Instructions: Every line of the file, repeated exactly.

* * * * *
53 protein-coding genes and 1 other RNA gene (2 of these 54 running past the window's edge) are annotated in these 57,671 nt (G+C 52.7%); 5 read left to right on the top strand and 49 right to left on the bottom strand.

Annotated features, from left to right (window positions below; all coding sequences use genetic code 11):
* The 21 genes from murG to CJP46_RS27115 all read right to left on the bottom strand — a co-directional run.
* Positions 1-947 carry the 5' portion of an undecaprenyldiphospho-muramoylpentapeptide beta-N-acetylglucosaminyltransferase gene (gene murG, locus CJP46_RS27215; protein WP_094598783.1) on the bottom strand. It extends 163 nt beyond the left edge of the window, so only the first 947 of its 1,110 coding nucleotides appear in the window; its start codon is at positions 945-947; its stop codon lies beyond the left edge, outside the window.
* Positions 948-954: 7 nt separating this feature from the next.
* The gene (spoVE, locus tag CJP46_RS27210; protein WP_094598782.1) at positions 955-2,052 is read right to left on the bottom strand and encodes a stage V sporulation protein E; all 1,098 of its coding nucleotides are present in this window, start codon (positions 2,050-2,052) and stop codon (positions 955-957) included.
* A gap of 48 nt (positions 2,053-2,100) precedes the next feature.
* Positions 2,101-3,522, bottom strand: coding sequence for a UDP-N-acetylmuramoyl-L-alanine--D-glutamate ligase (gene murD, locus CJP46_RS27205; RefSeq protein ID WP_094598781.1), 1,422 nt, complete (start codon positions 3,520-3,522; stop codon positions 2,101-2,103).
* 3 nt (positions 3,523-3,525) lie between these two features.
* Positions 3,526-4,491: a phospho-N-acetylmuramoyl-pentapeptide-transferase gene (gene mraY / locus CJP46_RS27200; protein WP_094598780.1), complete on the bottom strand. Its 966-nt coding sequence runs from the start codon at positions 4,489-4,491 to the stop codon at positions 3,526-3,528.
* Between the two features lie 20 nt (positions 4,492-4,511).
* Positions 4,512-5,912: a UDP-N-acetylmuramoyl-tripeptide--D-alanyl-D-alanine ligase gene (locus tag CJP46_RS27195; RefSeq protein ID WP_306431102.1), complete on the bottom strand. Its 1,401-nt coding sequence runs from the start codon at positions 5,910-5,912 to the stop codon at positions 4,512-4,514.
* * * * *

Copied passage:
53 protein-coding genes and 1 other RNA gene (2 of these 54 running past the window's edge) are annotated in these 57,671 nt (G+C 52.7%); 5 read left to right on the top strand and 49 right to left on the bottom strand.

Annotated features, from left to right (window positions below; all coding sequences use genetic code 11):
* The 21 genes from murG to CJP46_RS27115 all read right to left on the bottom strand — a co-directional run.
* Positions 1-947 carry the 5' portion of an undecaprenyldiphospho-muramoylpentapeptide beta-N-acetylglucosaminyltransferase gene (gene murG, locus CJP46_RS27215; protein WP_094598783.1) on the bottom strand. It extends 163 nt beyond the left edge of the window, so only the first 947 of its 1,110 coding nucleotides appear in the window; its start codon is at positions 945-947; its stop codon lies beyond the left edge, outside the window.
* Positions 948-954: 7 nt separating this feature from the next.
* The gene (spoVE, locus tag CJP46_RS27210; protein WP_094598782.1) at positions 955-2,052 is read right to left on the bottom strand and encodes a stage V sporulation protein E; all 1,098 of its coding nucleotides are present in this window, start codon (positions 2,050-2,052) and stop codon (positions 955-957) included.
* A gap of 48 nt (positions 2,053-2,100) precedes the next feature.
* Positions 2,101-3,522, bottom strand: coding sequence for a UDP-N-acetylmuramoyl-L-alanine--D-glutamate ligase (gene murD, locus CJP46_RS27205; RefSeq protein ID WP_094598781.1), 1,422 nt, complete (start codon positions 3,520-3,522; stop codon positions 2,101-2,103).
* 3 nt (positions 3,523-3,525) lie between these two features.
* Positions 3,526-4,491: a phospho-N-acetylmuramoyl-pentapeptide-transferase gene (gene mraY / locus CJP46_RS27200; protein WP_094598780.1), complete on the bottom strand. Its 966-nt coding sequence runs from the start codon at positions 4,489-4,491 to the stop codon at positions 3,526-3,528.
* Between the two features lie 20 nt (positions 4,492-4,511).
* Positions 4,512-5,912: a UDP-N-acetylmuramoyl-tripeptide--D-alanyl-D-alanine ligase gene (locus tag CJP46_RS27195; RefSeq protein ID WP_306431102.1), complete on the bottom strand. Its 1,401-nt coding sequence runs from the start codon at positions 5,910-5,912 to the stop codon at positions 4,512-4,514.